Heaven to the Cloud, 2019

Blind faith in technology? Looking for answers online? Combining speculative design, machine learning, and religion, Heaven to the Cloud is a recontextualisation of digital rituals as culturally familiar forms of ceremony--a choral performance, musical score, and liturgical artefacts--in an attempt to better illuminate the complexities of the commodified internet.

Image of the iPad Jesus icon lightbox used as part of the original exhibition. Acrylic, wood, LEDs, vinyl.

Exploring the two-dimensionality of online life, the project uses online behavior interpreted by artificial intelligence to examine algorithmic integrity of commercial profiling. Used in targeted advertising and content curation, IBM Watson (known as a Natural Language AI) analyzes the language of social media accounts to create consumer personality profiles of users--in this case, the tweeted gospels of Jesus Christ.

"O Salutaris Online Hostia" Lyrics by IBM Watson AI via consumer personality profile ~ Originally written by St. Thomas Aquinas. Adapted from composition of "O salutaris hostia" by Monsignor Lorenzo Perosi.

Performance by Alice Beverley, Charlotte Walters, John Laichena, and Tom Norrington. Post production by Alexis Demetriades. Video recording by Lea Silvestrucci. Video editing by Maybelle Peters. Audio recording by Barney Kass. Performed at St. Thomas on Bethnal Green in London.

Civilization used to look to the heavens for answers; this search has taken a dramatic turn toward technology and the answers found in "the cloud". With this in mind, the multi-dimensionality of such a dynamic, well-known figure provides an opportunity to consider how we relate to ourselves and others in a world dominated by algorithms and two-dimensional screens.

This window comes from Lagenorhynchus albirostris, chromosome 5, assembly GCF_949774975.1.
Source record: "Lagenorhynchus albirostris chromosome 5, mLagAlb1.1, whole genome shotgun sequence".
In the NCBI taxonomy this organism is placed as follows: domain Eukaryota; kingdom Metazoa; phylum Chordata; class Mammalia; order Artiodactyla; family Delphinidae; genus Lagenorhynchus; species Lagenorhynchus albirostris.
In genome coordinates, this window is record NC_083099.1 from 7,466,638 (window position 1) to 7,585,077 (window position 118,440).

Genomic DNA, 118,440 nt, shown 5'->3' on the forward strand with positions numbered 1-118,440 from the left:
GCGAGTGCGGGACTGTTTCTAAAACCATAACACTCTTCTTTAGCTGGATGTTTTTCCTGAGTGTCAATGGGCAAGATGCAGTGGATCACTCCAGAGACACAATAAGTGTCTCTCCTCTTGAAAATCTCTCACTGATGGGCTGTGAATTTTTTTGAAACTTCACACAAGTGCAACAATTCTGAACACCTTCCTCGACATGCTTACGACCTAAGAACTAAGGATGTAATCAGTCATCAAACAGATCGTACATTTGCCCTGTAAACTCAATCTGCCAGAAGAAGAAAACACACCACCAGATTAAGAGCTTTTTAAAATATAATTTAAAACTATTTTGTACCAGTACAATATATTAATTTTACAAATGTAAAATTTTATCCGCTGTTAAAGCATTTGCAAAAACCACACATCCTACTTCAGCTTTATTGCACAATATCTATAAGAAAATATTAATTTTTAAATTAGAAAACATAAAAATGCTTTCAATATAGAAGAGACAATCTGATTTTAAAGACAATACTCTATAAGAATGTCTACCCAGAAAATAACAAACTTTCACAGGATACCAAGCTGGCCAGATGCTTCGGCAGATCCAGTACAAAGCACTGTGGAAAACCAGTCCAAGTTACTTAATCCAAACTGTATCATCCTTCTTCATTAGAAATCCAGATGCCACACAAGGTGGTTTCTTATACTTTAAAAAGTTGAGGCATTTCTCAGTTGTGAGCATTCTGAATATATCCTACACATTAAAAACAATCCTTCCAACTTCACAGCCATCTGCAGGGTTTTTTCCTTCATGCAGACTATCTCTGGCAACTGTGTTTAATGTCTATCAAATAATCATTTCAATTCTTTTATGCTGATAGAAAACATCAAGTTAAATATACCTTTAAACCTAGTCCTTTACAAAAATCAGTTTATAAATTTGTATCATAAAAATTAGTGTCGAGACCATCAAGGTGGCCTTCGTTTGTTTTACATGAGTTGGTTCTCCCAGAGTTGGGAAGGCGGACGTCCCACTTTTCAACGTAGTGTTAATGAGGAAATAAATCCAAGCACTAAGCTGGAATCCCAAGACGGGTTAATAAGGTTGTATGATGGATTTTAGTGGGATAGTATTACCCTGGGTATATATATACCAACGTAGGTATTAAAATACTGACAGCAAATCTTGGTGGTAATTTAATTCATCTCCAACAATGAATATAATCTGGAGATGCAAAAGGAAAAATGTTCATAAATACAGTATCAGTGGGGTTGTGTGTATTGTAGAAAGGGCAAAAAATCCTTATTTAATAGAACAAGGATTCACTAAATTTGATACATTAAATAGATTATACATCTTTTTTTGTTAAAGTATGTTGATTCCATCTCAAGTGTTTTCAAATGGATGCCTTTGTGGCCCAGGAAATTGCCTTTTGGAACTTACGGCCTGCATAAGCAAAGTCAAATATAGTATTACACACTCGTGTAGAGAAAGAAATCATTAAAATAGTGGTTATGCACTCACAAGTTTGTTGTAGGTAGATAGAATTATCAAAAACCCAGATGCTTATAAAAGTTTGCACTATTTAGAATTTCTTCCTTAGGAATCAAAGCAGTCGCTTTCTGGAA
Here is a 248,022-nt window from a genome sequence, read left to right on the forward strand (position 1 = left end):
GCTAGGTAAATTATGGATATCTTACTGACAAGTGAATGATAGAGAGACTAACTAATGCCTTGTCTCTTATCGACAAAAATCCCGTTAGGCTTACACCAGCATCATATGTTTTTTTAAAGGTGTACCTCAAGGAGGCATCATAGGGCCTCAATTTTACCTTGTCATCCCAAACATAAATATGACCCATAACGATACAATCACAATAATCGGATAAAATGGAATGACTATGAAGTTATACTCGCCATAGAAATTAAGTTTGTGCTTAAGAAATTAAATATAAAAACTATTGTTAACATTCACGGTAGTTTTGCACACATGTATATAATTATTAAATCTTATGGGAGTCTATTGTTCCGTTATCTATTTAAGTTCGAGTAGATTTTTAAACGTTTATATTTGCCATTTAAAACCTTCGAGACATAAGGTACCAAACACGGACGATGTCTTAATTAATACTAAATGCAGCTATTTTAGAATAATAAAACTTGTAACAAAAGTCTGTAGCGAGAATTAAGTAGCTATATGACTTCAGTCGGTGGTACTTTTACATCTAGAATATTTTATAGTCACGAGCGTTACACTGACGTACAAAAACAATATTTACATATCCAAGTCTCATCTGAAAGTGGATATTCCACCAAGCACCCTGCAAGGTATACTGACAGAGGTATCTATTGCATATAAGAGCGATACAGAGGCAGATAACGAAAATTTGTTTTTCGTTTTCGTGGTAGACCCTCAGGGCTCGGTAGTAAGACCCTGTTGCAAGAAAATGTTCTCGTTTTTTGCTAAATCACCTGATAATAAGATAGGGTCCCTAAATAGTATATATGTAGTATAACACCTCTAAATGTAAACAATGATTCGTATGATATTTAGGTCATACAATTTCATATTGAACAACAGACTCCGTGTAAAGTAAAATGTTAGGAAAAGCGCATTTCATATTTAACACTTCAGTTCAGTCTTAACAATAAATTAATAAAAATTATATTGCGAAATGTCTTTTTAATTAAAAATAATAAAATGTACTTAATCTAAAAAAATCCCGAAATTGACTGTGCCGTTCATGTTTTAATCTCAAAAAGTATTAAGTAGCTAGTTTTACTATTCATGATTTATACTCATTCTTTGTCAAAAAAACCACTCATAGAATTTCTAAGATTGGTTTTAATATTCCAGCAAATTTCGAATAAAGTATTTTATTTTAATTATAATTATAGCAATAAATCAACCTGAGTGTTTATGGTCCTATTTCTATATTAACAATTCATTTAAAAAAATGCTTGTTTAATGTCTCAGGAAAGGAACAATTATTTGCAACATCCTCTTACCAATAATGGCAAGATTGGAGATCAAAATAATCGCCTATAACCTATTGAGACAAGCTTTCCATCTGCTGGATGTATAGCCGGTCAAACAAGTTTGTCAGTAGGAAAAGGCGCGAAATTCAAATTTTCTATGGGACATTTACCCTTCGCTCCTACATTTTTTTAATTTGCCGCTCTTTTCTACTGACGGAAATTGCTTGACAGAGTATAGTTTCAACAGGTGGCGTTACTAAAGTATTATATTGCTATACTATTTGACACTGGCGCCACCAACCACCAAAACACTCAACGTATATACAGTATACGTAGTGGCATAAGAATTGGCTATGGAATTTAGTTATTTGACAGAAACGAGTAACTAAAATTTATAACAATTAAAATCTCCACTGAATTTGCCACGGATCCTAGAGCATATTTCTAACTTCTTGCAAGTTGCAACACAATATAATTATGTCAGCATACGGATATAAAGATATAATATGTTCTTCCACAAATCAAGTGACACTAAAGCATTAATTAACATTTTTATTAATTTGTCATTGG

How it works :: After tweeting the quotes of Jesus from the gospels, the Twitter account was then processed with the IBM Watson AI. The results were a summary of his personality type and a sunburst chart using the Big Five personality traits, aka OCEAN model, recently made famous by Cambridge Analytica scandals. consumer analysis <> science behind it

Sunburst chart

The sunburst chart has an uncanny resemblance to a monstrance--an open or transparent receptacle in which the consecrated Host (aka the body of Christ) is displayed for veneration. The wafer (Host) is used during the Eucharist (communion), Eucharistic adoration, or Benediction of the Blessed Sacrament. I created one for the performance and final exhibition with iridescent acrylic containing the chart's information. It can be seen in the video performance.

"O salutaris hostia" (O Saving Host) is the penultimate stanza of the hymn Verbum supernum prodiens, composed by St. Thomas Aquinas for the Hour of Lauds in the Office of the Feast of Corpus Christi. This stanza and the final stanza, or doxology (Uni trinoque Domino), have been selected to form a separate hymn for Benediction of the Most Blessed Sacrament. Usually, and most appropriately, it is begun either when the door of the tabernacle is opened or when the monstrance is being placed on the throne of exposition. The hymn is often chosen as a motet for solemn Mass, and may thus be used after the proper Offertory for the day has been sung or recited. An indefensible, but fortunately very rare custom—perhaps inaugurated by Pierre de la Rue—was that of replacing the Benedictus at Mass by the O salutaris.

In addition to the monstrance, other cermonial artefacts were created such as wafers, as used in church services to represent the broken body of Christ, with the internt's broken image icon printed in edible ink, referencing the broken avatar body of Jesus christ.

Edible communion wafers: Rice paper, edible ink.